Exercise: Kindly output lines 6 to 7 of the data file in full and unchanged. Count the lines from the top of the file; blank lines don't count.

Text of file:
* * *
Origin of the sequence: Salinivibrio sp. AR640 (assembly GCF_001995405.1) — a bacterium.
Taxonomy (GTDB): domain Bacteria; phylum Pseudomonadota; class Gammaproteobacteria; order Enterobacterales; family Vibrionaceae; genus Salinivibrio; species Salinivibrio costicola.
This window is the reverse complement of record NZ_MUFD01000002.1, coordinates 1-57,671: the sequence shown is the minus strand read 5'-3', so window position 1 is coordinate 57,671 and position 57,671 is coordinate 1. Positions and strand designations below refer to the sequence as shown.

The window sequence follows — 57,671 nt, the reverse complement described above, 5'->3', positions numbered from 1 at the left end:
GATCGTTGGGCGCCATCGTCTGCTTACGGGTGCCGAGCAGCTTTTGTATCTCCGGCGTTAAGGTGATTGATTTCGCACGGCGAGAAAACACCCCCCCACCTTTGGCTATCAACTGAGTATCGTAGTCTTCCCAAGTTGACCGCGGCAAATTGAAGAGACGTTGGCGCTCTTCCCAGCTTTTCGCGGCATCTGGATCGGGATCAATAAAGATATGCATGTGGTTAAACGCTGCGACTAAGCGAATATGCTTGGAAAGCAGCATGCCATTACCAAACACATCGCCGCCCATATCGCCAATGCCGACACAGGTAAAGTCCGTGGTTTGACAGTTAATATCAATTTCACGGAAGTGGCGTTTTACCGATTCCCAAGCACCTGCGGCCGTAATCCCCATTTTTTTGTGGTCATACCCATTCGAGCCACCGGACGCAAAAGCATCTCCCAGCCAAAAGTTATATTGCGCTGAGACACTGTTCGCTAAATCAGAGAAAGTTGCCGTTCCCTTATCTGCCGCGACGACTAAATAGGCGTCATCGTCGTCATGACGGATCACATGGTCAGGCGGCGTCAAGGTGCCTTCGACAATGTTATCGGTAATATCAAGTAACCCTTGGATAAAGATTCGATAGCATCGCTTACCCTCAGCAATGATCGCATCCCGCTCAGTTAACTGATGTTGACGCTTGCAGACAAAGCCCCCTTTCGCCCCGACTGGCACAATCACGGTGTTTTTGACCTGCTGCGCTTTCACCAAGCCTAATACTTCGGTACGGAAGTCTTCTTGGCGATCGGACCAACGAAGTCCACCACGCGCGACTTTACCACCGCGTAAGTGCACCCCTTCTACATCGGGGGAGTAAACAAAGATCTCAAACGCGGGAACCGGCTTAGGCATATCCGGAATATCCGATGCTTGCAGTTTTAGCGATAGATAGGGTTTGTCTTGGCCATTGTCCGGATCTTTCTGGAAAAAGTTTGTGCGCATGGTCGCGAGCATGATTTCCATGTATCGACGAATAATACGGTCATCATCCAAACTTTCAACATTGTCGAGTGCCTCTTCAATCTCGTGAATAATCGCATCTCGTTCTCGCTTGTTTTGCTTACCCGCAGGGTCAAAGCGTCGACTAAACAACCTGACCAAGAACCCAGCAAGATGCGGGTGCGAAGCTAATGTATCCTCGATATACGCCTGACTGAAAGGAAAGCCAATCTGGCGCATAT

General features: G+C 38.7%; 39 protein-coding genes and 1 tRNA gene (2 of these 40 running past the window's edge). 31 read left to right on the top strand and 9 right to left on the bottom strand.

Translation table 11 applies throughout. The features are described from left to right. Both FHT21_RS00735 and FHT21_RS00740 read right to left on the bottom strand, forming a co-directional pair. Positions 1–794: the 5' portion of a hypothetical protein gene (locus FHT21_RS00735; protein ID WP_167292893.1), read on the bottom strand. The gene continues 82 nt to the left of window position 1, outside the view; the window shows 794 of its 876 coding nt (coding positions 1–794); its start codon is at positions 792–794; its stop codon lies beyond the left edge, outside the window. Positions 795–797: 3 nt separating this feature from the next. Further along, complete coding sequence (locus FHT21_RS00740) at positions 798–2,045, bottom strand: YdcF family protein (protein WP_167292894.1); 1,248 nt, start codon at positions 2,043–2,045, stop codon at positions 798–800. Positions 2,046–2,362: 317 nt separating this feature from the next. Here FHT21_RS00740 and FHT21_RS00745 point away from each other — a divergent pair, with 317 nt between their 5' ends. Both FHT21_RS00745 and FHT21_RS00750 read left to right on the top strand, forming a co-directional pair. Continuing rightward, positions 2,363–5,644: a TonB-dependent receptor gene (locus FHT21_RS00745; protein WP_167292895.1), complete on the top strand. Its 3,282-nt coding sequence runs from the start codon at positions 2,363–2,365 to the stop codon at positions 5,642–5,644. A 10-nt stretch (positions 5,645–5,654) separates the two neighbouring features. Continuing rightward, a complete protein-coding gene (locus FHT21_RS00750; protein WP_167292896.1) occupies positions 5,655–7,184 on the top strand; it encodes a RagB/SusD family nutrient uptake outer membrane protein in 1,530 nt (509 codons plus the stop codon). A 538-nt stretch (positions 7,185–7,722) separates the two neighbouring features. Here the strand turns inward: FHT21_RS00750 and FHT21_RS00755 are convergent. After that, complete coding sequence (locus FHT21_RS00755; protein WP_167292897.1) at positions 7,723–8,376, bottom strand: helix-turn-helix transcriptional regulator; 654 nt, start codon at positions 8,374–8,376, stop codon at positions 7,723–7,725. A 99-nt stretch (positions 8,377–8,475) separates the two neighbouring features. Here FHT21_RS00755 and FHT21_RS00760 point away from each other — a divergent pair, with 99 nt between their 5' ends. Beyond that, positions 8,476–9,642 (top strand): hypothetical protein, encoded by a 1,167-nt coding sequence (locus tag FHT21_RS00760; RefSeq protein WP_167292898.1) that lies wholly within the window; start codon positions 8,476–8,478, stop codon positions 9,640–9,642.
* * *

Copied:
General features: G+C 38.7%; 39 protein-coding genes and 1 tRNA gene (2 of these 40 running past the window's edge). 31 read left to right on the top strand and 9 right to left on the bottom strand.

Translation table 11 applies throughout. The features are described from left to right. Both FHT21_RS00735 and FHT21_RS00740 read right to left on the bottom strand, forming a co-directional pair. Positions 1–794: the 5' portion of a hypothetical protein gene (locus FHT21_RS00735; protein ID WP_167292893.1), read on the bottom strand. The gene continues 82 nt to the left of window position 1, outside the view; the window shows 794 of its 876 coding nt (coding positions 1–794); its start codon is at positions 792–794; its stop codon lies beyond the left edge, outside the window. Positions 795–797: 3 nt separating this feature from the next. Further along, complete coding sequence (locus FHT21_RS00740) at positions 798–2,045, bottom strand: YdcF family protein (protein WP_167292894.1); 1,248 nt, start codon at positions 2,043–2,045, stop codon at positions 798–800. Positions 2,046–2,362: 317 nt separating this feature from the next. Here FHT21_RS00740 and FHT21_RS00745 point away from each other — a divergent pair, with 317 nt between their 5' ends. Both FHT21_RS00745 and FHT21_RS00750 read left to right on the top strand, forming a co-directional pair. Continuing rightward, positions 2,363–5,644: a TonB-dependent receptor gene (locus FHT21_RS00745; protein WP_167292895.1), complete on the top strand. Its 3,282-nt coding sequence runs from the start codon at positions 2,363–2,365 to the stop codon at positions 5,642–5,644. A 10-nt stretch (positions 5,645–5,654) separates the two neighbouring features. Continuing rightward, a complete protein-coding gene (locus FHT21_RS00750; protein WP_167292896.1) occupies positions 5,655–7,184 on the top strand; it encodes a RagB/SusD family nutrient uptake outer membrane protein in 1,530 nt (509 codons plus the stop codon). A 538-nt stretch (positions 7,185–7,722) separates the two neighbouring features. Here the strand turns inward: FHT21_RS00750 and FHT21_RS00755 are convergent. After that, complete coding sequence (locus FHT21_RS00755; protein WP_167292897.1) at positions 7,723–8,376, bottom strand: helix-turn-helix transcriptional regulator; 654 nt, start codon at positions 8,374–8,376, stop codon at positions 7,723–7,725. A 99-nt stretch (positions 8,377–8,475) separates the two neighbouring features. Here FHT21_RS00755 and FHT21_RS00760 point away from each other — a divergent pair, with 99 nt between their 5' ends. Beyond that, positions 8,476–9,642 (top strand): hypothetical protein, encoded by a 1,167-nt coding sequence (locus tag FHT21_RS00760; RefSeq protein WP_167292898.1) that lies wholly within the window; start codon positions 8,476–8,478, stop codon positions 9,640–9,642.